- Active Duty
- Army Reserve
- Entry Level
Musicians specialize in one (or more) of the following instruments/specialties: tuba, trombone, euphonium, bassoon, electric bass guitar, saxophone, flute or piccolo, oboe, clarinet, French horn, percussion, cornet or trumpet, guitar, keyboard, vocalist, and music production.
Musicians perform in a variety of ensembles ranging from ceremonial band to jazz band to small ensembles, playing all styles of music. They are primarily responsible for performing and rehearsing as a professional musician within different ensembles of an Army band.
- Perform in all musical styles on your instruments, including (but not limited to): marching band, ceremonial band, concert band, classical, jazz, ethnic and popular music compositions
- Perform on a musical instrument in a variety of ensembles, ranging from solo performance to full concert band
- Tune an instrument to a given pitch
- Transpose moderately easy music
In order to qualify for a position with the Army band, you must pass one or more auditions.
Those who want to serve must first take the Armed Services Vocational Aptitude Battery, a series of tests that helps you better understand your strengths and identify which Army jobs are best for you.
Job training for a Musician requires 10 weeks of Basic Combat Training and 10 weeks of Advanced Individual Training at the Armed Forces School of Music in Norfolk, Va.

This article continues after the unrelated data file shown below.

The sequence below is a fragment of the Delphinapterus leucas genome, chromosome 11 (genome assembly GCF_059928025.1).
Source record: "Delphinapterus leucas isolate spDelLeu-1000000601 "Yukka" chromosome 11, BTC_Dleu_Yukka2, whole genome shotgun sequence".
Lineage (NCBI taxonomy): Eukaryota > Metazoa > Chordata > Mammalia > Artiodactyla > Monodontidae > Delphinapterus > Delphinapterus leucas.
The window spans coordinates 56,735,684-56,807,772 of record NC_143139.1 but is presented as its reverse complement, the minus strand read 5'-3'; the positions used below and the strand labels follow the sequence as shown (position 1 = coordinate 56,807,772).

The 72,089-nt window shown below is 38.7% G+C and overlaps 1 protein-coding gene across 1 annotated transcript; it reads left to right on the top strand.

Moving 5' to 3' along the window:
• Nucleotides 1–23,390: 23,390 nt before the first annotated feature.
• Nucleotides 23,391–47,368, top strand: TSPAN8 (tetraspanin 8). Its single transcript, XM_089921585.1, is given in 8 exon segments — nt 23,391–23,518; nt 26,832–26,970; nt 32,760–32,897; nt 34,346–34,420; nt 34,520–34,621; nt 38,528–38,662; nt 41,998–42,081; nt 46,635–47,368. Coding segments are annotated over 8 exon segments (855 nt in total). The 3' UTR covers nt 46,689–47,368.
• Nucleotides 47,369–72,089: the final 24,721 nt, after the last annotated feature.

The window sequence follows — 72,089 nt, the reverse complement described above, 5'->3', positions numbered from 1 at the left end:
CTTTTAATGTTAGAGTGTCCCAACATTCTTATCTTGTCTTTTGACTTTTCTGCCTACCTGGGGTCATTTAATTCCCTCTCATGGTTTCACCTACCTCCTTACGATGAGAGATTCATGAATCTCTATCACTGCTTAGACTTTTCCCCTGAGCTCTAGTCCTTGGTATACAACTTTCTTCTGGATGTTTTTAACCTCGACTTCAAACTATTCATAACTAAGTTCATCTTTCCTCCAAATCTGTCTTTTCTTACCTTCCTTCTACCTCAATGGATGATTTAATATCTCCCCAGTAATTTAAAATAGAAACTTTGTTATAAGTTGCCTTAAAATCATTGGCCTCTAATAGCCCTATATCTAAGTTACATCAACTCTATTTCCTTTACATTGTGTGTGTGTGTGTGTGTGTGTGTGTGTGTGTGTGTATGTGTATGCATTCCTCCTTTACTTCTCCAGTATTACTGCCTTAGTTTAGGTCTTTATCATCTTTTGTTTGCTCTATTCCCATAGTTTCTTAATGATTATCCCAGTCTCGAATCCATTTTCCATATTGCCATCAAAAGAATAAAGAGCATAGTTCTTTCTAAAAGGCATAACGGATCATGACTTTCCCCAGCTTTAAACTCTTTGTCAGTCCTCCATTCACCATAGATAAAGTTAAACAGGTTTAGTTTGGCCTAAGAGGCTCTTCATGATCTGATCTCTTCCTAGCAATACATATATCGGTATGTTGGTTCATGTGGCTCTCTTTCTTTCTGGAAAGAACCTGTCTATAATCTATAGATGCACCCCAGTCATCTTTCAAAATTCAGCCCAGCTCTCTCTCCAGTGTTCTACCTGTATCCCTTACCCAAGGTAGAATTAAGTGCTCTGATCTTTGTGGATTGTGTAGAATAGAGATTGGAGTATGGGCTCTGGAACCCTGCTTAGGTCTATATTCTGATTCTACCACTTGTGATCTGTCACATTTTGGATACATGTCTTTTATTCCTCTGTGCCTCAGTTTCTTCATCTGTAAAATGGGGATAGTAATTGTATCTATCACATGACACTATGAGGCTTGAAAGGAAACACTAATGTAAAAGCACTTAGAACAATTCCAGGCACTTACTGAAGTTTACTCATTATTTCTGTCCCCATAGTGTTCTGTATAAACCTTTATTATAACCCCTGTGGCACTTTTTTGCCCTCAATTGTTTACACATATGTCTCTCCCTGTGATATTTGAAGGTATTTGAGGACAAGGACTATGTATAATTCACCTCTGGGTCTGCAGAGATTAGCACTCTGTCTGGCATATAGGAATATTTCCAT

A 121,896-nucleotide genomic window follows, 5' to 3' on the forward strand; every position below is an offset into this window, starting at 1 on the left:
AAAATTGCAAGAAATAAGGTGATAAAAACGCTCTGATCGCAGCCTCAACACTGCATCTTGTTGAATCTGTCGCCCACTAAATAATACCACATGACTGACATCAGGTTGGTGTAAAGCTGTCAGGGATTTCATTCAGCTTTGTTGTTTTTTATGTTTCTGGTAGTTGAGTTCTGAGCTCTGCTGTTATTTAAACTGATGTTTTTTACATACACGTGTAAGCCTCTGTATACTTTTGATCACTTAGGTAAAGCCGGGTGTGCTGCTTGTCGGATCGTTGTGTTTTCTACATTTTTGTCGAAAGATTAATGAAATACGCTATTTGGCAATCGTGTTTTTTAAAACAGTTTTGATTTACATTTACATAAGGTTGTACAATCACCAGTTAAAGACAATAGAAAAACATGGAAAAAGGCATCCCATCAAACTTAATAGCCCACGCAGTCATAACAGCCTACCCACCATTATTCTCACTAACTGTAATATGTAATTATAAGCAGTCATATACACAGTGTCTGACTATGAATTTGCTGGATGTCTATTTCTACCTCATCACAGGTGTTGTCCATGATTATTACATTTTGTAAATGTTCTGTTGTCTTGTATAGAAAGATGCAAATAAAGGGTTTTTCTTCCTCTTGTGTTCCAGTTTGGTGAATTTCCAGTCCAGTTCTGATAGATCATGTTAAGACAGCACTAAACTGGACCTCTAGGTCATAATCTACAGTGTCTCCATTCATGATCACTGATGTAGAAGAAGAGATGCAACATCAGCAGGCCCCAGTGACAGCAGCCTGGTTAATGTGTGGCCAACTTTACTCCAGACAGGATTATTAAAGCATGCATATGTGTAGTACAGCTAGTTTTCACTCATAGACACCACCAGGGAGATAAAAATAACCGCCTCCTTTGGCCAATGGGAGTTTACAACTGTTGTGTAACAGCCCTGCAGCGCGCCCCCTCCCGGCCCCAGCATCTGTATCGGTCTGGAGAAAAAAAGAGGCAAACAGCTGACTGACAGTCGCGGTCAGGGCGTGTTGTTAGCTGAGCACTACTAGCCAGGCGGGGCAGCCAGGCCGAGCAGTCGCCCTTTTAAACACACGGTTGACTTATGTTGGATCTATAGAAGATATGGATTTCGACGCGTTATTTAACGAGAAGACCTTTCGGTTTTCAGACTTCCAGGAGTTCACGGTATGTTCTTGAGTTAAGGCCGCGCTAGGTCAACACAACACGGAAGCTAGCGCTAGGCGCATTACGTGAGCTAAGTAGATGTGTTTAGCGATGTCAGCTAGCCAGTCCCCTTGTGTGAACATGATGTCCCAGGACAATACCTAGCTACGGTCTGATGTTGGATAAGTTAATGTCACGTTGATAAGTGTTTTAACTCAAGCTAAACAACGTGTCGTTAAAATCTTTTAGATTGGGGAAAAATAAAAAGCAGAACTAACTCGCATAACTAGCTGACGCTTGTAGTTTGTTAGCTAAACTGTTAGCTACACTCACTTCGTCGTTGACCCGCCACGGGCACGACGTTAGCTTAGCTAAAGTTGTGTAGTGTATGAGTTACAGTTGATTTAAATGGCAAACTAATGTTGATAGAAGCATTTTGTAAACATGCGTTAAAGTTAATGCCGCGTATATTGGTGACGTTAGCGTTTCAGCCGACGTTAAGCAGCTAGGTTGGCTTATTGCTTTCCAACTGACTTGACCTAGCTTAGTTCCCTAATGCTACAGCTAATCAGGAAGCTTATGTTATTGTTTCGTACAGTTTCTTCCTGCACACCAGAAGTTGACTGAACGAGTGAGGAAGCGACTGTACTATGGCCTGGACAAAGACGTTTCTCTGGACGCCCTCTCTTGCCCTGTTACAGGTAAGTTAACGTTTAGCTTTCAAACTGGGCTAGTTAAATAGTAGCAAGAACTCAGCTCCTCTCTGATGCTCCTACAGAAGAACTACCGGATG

Some of the training includes:
- Private instrumental instruction
- Music theory
- Sight singing and ear training
- Group instrumental techniques
- Percussion techniques
- Being an accomplished instrumentalist
- Understanding music theory and harmony
- Ability to exhibit poise when performing
- Ability to play more than one instrument
Total compensation includes housing, medical, food, special pay, and vacation time. Learn more about total compensation.
In the Army, qualified students can earn full-tuition, merit-based scholarships, allowances for books and fees, plus an annual stipend for living expenses. Learn more about education benefits.
Future Civilian Careers
The skills you learn will help prepare you for a career with professional orchestras, bands and choral groups. You might also work in nightclubs, concert halls, theaters and recording studios.
PARTNERSHIP FOR YOUTH SUCCESS (PaYS) Program
Those interested in this job may be eligible for civilian employment, after the Army, by enrolling in the Army PaYS program. The PaYS program is a recruitment option that guarantees a job interview with military friendly employers that are looking for experienced and trained Veterans to join their organization. Find out more about the Army PaYS Program at http://www.armypays.com.
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